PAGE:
Each generation has its own genre of music. Except for ours.
As a high school student, Math Department Chair Jeri Sutton listened almost exclusively to rock n’ roll. Fast forward to 2013, and senior Annabel listens to multiple genres: indie, alternative rock, some classical, some folk, and Americana and “a whole mix of other stuff that ranges anywhere from jazz to old school rap.” The times have changed, and apparently so has the music.
Fine Arts Department Lead Chair and Dean of Upper School Ed Long compared the expansion of popular musical genres to a phenomenon within the fashion industry.
“I heard from the four people who talked about fashion (the Hockaday Alumnae in the Arts) at the evening meeting,” he said. “They said, if there was a ‘60s dance, everyone would know what to wear. If you had an ‘80s dance, everyone would know what to wear. But if you have a 2000-2010 dance, no one knows what to wear, because there was no iconic fashion statement.”
The same goes for music.
“It’s very clear what ‘50s rock and roll is and what to expect,” Long said. “But what are the recognizable styles and hits of 2006?”
With the addition of many genres over the years and the increasing ease of distribution through the Internet, the formation of unanimous music popularity has become outdated, Long said. The spread of such genres began in the early 1900s with the jazz age.
“It’s gotten so very diversified,” Mr. Long said, “There’s a lot of music out there.”
Assistant Director of Community Service Sarah Satinsky ‘07 said that she has noticed a generational shift in the variety of music listened by members of her family.
“If you listen to music from the ‘70s, like stuff that my dad listened to, it all kind of fits in the same genre,” she said.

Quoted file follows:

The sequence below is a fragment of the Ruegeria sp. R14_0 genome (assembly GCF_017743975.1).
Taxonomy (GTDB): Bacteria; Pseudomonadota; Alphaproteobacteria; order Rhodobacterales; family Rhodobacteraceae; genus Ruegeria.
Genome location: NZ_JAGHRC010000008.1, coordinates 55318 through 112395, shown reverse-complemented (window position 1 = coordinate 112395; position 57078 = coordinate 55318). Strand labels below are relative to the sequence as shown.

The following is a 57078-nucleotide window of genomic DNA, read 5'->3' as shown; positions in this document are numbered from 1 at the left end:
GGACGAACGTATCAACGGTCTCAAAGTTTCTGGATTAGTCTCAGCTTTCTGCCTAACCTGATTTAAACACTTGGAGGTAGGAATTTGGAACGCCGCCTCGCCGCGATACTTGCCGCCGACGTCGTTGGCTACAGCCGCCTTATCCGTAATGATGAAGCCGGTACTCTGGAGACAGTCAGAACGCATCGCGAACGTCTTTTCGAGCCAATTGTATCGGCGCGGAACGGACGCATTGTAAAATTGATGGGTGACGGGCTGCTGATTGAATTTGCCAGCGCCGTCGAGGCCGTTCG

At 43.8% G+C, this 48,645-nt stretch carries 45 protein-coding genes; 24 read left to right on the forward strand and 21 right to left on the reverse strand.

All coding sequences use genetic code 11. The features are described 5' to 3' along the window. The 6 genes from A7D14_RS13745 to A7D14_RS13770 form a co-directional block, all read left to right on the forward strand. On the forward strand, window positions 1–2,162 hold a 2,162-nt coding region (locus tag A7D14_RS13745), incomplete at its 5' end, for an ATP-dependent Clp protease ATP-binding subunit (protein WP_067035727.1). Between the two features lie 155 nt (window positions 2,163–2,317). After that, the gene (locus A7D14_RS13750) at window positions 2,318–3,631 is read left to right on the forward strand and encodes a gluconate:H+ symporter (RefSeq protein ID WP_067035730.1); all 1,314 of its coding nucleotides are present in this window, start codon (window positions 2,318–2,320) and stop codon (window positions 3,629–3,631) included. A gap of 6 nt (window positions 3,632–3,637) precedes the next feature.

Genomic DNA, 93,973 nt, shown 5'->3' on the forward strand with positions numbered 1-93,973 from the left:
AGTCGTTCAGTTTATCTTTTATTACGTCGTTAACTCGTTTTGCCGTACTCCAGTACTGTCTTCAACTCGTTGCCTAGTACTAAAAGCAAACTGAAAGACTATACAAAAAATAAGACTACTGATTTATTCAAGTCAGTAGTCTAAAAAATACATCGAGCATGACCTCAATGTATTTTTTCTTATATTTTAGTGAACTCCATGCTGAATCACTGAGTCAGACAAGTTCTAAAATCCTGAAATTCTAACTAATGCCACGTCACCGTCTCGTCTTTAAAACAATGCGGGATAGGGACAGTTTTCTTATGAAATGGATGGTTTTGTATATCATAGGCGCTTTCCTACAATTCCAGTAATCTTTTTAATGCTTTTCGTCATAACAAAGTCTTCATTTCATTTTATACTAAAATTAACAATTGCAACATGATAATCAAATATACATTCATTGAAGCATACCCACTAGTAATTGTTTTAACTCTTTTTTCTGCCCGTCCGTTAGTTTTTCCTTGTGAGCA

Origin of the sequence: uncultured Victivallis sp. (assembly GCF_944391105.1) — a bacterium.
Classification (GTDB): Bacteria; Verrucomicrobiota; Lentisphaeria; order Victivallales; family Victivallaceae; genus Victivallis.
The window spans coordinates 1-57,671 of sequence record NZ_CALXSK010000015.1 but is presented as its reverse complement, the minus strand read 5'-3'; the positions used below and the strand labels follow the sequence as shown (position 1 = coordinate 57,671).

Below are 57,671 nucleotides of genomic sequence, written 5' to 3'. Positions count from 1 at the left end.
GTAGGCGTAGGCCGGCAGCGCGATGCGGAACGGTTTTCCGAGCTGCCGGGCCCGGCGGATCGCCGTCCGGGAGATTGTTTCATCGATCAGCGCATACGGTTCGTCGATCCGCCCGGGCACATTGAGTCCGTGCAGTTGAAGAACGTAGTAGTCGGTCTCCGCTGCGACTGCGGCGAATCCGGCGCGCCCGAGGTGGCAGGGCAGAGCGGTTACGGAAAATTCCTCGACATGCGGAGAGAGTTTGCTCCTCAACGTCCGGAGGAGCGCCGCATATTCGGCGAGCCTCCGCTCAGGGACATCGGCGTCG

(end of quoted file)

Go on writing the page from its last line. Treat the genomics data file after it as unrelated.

Satinsky added that when she listens to the radio today, she usually hears songs from completely different genres played on the same station within the same hour.
“None of them fit in the same category,” Satinsky said, “whereas I feel like the music from two generations ago all went together.”
Mrs. Sutton grew up during the emergence of rock n’ roll.
“I listened to the Beatles, and Led Zepplin, and the Rolling Stones,” she said, “That was about it.”
Coming from a different background, John Ashton, Head of Upper School, said he had more of a taste for different genres at early age.
“My dad was a musician and a band director,” Ashton said. “So I listened to classical, jazz, rock n’ roll, early rap and Motown.”
Annabel, Hockaday Orchestra President, agrees with the variety of the current generation. “I don’t think our generation has a single identifying genre,” Annabel said. “Instead, I feel our generation is defined by a certain open-mindedness toward music.”
However, she finds that there is some sort of continuity throughout the current music.
“Even in genres as diametrically opposed as Indie and Rap, when you strip these songs down to their bare bones, there are the same messages, those of hope and an eagerness for change,” Annabel said, “This, I think, is the factor that most clearly identifies the music of our generation.”
As time goes on and opinions change between generations, genres are expanding to include any types of music previously thinkable, Long said.
“There’s a lot of music out there,” he said. “It’ll be interesting to think 20 years from now, what music is going to stay. I’m not sure what I’d teach from today.”